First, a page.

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What is squirting?

March 10 2022 | Written by Miranda Vanhaarlem (She/Her)

The question “how to squirt?” is googled approximately 6,600 times a month in Canada, and to beat that, there are over one billion URLs that display that exact question. “What is squirting?” is a close second with 4,400 searches a month and has over two billion results. It seems squirting is as mysterious as The Krabby Patty Secret Formula (SpongeBob reference). Marlow is all for sparking much-needed conversation surrounding taboo subjects steeped in whispers and misinformation; therefore, I think it’s time we talk about squirting. Why is it called squirting? Is it female ejaculation? Is it pee? To be honest, I have no clue what’s going on either. Let’s learn together. 

It is essential to point out that a majority of studies referenced throughout this blog mention the terms “women” and “female ejaculation”. At Marlow, we recognize that not all individuals with a vulva identify as female and/or a woman, nor does everyone who identifies as female and/or a woman have a vulva. For folks that identify outside the gender binary, common scientific language can be harmful and oppressive. With that, we will be using the phrase “individuals with a vulva” throughout this post. 

What is squirting?

Squirting is the involuntary emission of a fluctuating amount of fluid during sexual arousal or orgasm. What exactly is meant by a fluctuating amount of fluid? According to a study conducted in 2013, the amount of fluid released can range from a few drops up to 150ml. It’s estimated that up  to 54% of individuals with a vulva experience squirting at some point in their lives. 

What fluid is squirting? 

We all want to know, is it pee? Sadly, we don’t know yet. Some researchers say maybe, a little bit, and others say absolutely. Let’s highlight some studies surrounding the mysterious squirting fluid.

In a study titled Nature and Origin of “Squirting” in Female Sexuality, individuals with vulvas went to the bathroom before sexual activity. This study performed ultrasounds before sexual activity, during sexual activity, and after squirting to determine the amount of fluid in their bladders. Individuals with vulva’s had empty bladders going into sexual activity, and when they became aroused their bladders had re-filled significantly. The scan that took place after they’d squirted showed empty bladders. This study suggests that the fluid released during squirting was likely urine. 

On the other hand, a study conducted by sexologist Beverly Whipple tested the fluid for urea and creatinine which are the chemical constituents of urine. Urea and creatinine were only present in low levels.  

Additionally, a smaller study has suggested the fluid involved in squirting comes from the Skene glands, which are located in the vaginal wall and help lubricate the vagina during sex. It is important to note that this study had an extremely small sample size, consisting of two women, so perhaps take this study with a grain of salt. 

It’s safe to say that there truly isn’t a conclusion as to what mysterious fluid is involved in squirting. Over time the literature gap on individuals with vulva’s sexual pleasure is becoming smaller but there is still a lot of work to be done to aid in dismantling barriers to informative sexual education.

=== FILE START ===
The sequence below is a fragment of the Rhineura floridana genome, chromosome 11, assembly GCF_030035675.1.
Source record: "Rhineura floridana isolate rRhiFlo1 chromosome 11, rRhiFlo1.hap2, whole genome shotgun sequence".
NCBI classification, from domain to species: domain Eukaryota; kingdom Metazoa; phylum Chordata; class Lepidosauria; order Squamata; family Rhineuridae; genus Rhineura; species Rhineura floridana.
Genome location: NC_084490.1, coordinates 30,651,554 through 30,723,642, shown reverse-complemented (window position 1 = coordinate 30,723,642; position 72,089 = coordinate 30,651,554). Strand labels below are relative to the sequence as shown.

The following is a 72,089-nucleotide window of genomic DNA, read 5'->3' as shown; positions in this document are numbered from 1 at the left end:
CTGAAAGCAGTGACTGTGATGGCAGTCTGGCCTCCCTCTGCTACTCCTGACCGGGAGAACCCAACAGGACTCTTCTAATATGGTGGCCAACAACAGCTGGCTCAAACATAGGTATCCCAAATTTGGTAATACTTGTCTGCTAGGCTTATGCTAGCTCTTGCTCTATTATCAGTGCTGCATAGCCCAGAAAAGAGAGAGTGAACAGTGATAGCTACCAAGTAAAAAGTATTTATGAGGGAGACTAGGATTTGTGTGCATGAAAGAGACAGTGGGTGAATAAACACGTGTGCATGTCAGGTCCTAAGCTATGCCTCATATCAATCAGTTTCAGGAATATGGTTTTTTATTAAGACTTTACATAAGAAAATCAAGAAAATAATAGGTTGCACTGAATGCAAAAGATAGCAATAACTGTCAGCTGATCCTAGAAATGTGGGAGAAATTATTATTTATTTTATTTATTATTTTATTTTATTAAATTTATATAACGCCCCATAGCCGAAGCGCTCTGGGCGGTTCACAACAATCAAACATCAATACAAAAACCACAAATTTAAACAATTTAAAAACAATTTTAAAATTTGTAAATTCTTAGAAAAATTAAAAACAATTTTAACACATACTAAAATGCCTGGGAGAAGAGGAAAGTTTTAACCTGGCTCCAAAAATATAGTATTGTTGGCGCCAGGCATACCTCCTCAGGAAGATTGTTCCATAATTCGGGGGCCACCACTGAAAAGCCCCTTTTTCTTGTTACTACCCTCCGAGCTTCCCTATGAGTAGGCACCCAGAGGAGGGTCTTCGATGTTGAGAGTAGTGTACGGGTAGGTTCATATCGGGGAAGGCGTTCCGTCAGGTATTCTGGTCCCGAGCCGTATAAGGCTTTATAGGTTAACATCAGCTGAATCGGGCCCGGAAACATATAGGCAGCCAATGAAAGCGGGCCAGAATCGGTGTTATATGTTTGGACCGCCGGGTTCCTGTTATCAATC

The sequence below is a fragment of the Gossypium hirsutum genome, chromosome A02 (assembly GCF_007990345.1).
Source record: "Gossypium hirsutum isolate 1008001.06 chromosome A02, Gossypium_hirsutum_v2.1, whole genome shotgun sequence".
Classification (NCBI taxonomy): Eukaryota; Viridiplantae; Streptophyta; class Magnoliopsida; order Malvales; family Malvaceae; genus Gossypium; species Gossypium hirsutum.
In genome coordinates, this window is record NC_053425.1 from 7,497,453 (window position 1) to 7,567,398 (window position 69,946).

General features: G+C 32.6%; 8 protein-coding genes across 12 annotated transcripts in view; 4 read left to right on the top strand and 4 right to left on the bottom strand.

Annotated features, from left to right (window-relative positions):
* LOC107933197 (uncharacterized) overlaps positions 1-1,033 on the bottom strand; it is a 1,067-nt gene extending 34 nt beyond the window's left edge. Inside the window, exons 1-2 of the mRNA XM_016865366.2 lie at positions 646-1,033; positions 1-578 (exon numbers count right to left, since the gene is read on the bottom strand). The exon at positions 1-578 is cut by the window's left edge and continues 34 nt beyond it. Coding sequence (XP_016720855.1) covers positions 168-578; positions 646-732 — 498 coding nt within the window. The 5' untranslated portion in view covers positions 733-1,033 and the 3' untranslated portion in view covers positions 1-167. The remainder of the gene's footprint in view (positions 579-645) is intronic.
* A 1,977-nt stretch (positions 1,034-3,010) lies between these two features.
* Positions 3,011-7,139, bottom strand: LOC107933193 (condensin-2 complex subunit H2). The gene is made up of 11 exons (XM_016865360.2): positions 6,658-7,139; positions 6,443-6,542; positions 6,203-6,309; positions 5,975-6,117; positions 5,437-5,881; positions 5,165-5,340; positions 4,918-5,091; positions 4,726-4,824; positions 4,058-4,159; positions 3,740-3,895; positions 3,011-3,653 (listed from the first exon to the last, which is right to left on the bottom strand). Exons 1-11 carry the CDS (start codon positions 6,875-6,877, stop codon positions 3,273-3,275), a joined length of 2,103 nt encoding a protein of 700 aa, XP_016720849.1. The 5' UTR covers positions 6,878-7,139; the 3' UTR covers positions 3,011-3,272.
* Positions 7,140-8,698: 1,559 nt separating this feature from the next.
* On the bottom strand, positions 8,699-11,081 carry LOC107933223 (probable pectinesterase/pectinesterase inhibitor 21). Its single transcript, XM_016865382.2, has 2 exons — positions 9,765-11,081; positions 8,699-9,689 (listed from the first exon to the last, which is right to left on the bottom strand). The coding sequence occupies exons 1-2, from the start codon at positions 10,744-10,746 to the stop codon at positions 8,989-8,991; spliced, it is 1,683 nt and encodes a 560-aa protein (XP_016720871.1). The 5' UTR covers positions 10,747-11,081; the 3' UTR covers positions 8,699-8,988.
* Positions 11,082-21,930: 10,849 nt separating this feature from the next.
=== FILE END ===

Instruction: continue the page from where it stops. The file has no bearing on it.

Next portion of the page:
How does squirting happen? 

There are a couple of theories as to why and how squirting happens. Many believe it has to do with G-spot stimulation. The Skene’s glands and the G-spot are located in the same area. If we go with the theory that the fluid involved in squirting is from the Skene’s gland then this makes perfect sense. Stimulation of the G-spot causes stimulation of the surrounding areas which can sometimes cause folks with vulvas to squirt. 

Another theory mentioned in the novel Women's Anatomy of Arousal: Secret Maps to Buried Pleasure states that squirting may function to protect the urinary system from infection by cleansing the urethra during and after intercourse.

What does squirting feel like?

As with every sexual practise, squirting feels different to everyone. Some describe the feeling as “a slight sensation of needing to pee and it builds a bit like an orgasm might but the result is completely involuntary - it just happens suddenly” as well as “like a clitoral orgasm, I have a point of no return where I can’t voluntarily control my muscles to stop it - yet it’s less intense and more a generalized sensation - with g-spot stimulation, sometimes I can’t even tell if I’ve orgasmed or squirted until I look down and the sheets are soaked”. Another individual stated “it's so different to an orgasm but also kind of the same - it's really hard to describe”.

Many individuals voice feelings of shame and awkwardness due to the wetness/messiness of the situation. There is nothing shameful or wrong about having the ability to squirt and vice versa. As a society, we will work to continue to understand that individuals with a vulva are not passive sexual objects and that we do have desires, wants, and needs in relation to sexuality. With this, hopefully, we will continue to dismiss the stigma surrounding sexual pleasure and wellness.

I want to end this blog by stating that everybody is different. Whether it’s an orgasm, squirting, or just pleasuring yourself by trying something new, try not to focus on the end goal and instead enjoy the journey and learn more about your body as you go!